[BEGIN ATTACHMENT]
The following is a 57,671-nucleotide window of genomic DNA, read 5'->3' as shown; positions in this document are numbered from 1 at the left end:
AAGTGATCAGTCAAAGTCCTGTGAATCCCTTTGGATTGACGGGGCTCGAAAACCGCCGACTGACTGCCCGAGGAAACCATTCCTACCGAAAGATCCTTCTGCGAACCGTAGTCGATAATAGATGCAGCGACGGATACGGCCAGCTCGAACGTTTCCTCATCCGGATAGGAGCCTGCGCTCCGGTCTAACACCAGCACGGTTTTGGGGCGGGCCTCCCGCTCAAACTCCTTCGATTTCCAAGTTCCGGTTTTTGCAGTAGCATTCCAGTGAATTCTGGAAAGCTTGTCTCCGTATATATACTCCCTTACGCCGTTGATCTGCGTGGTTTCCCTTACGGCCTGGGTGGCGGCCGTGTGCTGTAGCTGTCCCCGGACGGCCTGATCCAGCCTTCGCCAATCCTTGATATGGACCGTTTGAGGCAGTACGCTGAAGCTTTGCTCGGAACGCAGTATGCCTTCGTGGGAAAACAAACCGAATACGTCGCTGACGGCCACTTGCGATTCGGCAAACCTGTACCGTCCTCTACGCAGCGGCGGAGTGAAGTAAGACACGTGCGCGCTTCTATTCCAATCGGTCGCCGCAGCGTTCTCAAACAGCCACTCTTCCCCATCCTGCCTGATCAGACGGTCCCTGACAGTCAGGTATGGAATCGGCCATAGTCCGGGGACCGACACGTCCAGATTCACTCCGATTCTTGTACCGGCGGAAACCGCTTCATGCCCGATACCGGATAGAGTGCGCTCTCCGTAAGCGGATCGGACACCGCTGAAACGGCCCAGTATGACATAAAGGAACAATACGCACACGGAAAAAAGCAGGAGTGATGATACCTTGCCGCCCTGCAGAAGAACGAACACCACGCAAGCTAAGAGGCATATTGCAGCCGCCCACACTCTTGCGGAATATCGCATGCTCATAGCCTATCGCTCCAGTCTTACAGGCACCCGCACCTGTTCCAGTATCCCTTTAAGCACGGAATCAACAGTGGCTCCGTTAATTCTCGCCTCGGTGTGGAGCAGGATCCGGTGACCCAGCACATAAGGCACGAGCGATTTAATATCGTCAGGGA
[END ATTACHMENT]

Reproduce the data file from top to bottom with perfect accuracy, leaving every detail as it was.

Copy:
The following is a 57,671-nucleotide window of genomic DNA, read 5'->3' as shown; positions in this document are numbered from 1 at the left end:
AAGTGATCAGTCAAAGTCCTGTGAATCCCTTTGGATTGACGGGGCTCGAAAACCGCCGACTGACTGCCCGAGGAAACCATTCCTACCGAAAGATCCTTCTGCGAACCGTAGTCGATAATAGATGCAGCGACGGATACGGCCAGCTCGAACGTTTCCTCATCCGGATAGGAGCCTGCGCTCCGGTCTAACACCAGCACGGTTTTGGGGCGGGCCTCCCGCTCAAACTCCTTCGATTTCCAAGTTCCGGTTTTTGCAGTAGCATTCCAGTGAATTCTGGAAAGCTTGTCTCCGTATATATACTCCCTTACGCCGTTGATCTGCGTGGTTTCCCTTACGGCCTGGGTGGCGGCCGTGTGCTGTAGCTGTCCCCGGACGGCCTGATCCAGCCTTCGCCAATCCTTGATATGGACCGTTTGAGGCAGTACGCTGAAGCTTTGCTCGGAACGCAGTATGCCTTCGTGGGAAAACAAACCGAATACGTCGCTGACGGCCACTTGCGATTCGGCAAACCTGTACCGTCCTCTACGCAGCGGCGGAGTGAAGTAAGACACGTGCGCGCTTCTATTCCAATCGGTCGCCGCAGCGTTCTCAAACAGCCACTCTTCCCCATCCTGCCTGATCAGACGGTCCCTGACAGTCAGGTATGGAATCGGCCATAGTCCGGGGACCGACACGTCCAGATTCACTCCGATTCTTGTACCGGCGGAAACCGCTTCATGCCCGATACCGGATAGAGTGCGCTCTCCGTAAGCGGATCGGACACCGCTGAAACGGCCCAGTATGACATAAAGGAACAATACGCACACGGAAAAAAGCAGGAGTGATGATACCTTGCCGCCCTGCAGAAGAACGAACACCACGCAAGCTAAGAGGCATATTGCAGCCGCCCACACTCTTGCGGAATATCGCATGCTCATAGCCTATCGCTCCAGTCTTACAGGCACCCGCACCTGTTCCAGTATCCCTTTAAGCACGGAATCAACAGTGGCTCCGTTAATTCTCGCCTCGGTGTGGAGCAGGATCCGGTGACCCAGCACATAAGGCACGAGCGATTTAATATCGTCAGGGA